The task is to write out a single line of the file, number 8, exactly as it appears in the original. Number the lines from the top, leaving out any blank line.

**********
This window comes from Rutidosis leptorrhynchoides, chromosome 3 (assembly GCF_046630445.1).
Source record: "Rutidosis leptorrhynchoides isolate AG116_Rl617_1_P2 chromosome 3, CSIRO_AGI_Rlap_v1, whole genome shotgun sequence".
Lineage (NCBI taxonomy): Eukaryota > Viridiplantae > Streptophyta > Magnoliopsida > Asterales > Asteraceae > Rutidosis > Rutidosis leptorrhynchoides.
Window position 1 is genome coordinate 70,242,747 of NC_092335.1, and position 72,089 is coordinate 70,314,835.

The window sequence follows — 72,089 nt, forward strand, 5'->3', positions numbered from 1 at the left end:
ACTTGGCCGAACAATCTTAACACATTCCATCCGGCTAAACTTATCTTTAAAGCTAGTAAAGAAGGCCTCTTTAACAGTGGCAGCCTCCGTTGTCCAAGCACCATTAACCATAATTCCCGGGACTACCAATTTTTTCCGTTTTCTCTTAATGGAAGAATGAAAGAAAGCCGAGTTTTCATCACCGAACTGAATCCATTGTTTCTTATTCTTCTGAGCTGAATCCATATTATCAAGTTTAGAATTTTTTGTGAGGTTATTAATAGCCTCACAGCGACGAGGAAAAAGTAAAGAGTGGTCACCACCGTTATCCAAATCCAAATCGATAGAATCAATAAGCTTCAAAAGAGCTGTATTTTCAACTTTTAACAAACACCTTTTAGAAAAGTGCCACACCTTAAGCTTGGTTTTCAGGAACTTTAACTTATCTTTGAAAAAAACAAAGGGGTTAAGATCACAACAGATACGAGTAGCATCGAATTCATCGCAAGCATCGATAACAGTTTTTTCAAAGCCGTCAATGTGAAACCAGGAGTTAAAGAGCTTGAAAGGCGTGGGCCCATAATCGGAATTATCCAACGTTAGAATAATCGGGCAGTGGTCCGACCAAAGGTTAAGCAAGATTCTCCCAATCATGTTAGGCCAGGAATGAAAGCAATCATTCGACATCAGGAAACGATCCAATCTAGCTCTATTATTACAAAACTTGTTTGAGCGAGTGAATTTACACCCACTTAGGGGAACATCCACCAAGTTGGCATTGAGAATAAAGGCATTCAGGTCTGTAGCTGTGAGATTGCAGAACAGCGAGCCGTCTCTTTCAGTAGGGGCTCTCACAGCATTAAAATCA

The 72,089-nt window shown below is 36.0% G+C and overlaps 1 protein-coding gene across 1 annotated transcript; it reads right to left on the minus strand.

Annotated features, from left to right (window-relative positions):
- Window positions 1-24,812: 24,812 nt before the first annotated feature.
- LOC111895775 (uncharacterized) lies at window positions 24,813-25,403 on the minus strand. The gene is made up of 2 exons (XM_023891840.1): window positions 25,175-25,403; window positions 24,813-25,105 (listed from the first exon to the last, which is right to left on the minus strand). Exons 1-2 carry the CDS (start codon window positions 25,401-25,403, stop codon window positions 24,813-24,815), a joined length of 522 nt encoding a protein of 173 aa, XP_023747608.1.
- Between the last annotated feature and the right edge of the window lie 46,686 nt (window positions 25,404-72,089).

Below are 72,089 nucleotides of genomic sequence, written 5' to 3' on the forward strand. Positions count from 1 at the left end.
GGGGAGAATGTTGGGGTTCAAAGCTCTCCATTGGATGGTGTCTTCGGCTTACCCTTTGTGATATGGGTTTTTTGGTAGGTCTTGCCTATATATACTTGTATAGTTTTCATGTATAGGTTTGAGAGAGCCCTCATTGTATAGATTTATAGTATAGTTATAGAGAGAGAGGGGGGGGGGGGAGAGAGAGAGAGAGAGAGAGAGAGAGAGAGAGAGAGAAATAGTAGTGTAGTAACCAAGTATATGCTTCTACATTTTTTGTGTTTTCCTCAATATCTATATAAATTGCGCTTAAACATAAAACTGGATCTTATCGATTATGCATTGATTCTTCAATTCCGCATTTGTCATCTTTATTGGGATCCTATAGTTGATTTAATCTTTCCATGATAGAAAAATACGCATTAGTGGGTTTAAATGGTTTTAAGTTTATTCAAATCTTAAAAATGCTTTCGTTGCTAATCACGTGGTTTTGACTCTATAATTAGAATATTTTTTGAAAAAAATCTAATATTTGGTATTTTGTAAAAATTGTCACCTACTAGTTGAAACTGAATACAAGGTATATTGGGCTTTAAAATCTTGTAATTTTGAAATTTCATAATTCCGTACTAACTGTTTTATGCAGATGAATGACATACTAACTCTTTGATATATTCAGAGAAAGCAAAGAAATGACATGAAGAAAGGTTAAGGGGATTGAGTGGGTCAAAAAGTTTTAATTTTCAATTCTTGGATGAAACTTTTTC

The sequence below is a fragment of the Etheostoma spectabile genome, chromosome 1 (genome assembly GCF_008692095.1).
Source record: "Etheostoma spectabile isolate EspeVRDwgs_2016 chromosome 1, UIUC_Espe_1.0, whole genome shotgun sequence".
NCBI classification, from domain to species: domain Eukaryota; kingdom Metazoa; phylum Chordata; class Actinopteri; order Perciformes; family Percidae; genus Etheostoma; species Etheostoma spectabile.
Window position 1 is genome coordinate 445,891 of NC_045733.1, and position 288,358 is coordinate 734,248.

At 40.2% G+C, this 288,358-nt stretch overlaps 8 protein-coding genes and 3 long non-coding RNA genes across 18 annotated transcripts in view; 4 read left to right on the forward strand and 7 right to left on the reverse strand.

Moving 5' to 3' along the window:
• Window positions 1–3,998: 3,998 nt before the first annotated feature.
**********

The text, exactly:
Annotated features, from left to right (window-relative positions):